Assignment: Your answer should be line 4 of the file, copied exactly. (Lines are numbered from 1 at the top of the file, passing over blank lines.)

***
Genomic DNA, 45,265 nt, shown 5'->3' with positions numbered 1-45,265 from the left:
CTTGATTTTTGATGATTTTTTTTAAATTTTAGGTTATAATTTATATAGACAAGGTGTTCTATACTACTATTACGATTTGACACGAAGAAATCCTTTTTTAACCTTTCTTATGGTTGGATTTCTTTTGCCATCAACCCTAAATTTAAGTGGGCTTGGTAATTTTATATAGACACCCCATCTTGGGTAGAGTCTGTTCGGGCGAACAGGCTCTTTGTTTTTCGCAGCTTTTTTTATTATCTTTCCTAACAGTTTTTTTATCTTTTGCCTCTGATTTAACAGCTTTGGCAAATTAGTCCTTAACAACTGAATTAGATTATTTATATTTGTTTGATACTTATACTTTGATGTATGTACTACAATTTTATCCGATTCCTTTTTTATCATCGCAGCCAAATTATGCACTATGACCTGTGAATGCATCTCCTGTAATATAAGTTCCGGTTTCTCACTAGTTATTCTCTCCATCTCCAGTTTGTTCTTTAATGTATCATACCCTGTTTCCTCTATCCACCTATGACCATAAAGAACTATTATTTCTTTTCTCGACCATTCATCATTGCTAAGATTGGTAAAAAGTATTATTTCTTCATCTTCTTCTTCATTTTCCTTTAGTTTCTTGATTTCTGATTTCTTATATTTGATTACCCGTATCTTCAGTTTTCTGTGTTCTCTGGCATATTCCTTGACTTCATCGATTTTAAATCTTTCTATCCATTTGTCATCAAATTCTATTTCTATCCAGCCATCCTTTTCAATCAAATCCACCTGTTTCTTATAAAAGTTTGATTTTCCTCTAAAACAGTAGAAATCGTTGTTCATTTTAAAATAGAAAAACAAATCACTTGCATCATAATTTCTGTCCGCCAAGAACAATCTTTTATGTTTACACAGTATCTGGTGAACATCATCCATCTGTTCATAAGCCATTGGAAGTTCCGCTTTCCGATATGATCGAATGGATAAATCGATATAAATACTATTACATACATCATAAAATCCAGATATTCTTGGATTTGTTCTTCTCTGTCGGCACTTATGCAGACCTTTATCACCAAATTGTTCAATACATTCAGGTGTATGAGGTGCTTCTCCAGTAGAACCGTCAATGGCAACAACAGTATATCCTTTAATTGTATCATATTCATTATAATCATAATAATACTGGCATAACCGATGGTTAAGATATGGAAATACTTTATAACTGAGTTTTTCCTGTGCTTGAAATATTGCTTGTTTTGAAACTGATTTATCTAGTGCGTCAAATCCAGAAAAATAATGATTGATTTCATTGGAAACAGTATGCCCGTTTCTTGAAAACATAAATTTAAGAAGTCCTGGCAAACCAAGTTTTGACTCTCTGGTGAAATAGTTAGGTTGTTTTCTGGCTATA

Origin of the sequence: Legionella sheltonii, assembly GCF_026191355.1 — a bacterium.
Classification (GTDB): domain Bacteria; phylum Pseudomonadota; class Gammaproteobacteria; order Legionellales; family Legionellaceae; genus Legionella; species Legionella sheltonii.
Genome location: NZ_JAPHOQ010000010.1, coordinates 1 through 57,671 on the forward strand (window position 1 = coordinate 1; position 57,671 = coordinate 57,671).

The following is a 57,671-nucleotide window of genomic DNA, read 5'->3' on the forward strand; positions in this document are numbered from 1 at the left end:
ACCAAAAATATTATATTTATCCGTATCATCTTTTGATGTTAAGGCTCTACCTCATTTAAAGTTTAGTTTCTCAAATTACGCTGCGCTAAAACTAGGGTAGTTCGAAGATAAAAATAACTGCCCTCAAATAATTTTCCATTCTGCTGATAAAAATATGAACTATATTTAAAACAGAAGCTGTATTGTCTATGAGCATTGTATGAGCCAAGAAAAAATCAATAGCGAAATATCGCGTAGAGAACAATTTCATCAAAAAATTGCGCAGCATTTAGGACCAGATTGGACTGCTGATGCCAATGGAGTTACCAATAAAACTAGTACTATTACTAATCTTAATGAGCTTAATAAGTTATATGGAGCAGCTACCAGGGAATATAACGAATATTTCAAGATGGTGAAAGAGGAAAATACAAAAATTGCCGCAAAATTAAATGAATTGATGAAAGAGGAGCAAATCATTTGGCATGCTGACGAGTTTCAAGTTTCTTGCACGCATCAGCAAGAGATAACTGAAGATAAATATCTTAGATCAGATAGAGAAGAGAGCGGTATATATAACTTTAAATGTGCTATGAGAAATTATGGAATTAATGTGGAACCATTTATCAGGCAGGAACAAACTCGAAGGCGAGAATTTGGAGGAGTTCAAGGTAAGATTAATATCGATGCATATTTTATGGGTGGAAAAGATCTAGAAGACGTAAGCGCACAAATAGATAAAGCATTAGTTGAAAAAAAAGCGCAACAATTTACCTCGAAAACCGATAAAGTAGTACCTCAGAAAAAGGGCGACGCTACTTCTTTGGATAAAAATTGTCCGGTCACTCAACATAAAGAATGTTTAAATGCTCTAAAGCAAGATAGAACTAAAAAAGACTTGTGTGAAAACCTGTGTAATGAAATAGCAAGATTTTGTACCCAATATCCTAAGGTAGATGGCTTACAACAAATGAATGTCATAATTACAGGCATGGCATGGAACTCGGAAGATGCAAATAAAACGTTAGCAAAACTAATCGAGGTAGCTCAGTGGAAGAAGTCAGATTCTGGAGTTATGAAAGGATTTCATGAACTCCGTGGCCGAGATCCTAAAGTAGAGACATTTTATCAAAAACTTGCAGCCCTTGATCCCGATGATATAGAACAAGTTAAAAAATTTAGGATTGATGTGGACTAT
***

Classification (GTDB): domain Bacteria; phylum Pseudomonadota; class Gammaproteobacteria; order Legionellales; family Legionellaceae; genus Legionella; species Legionella sheltonii.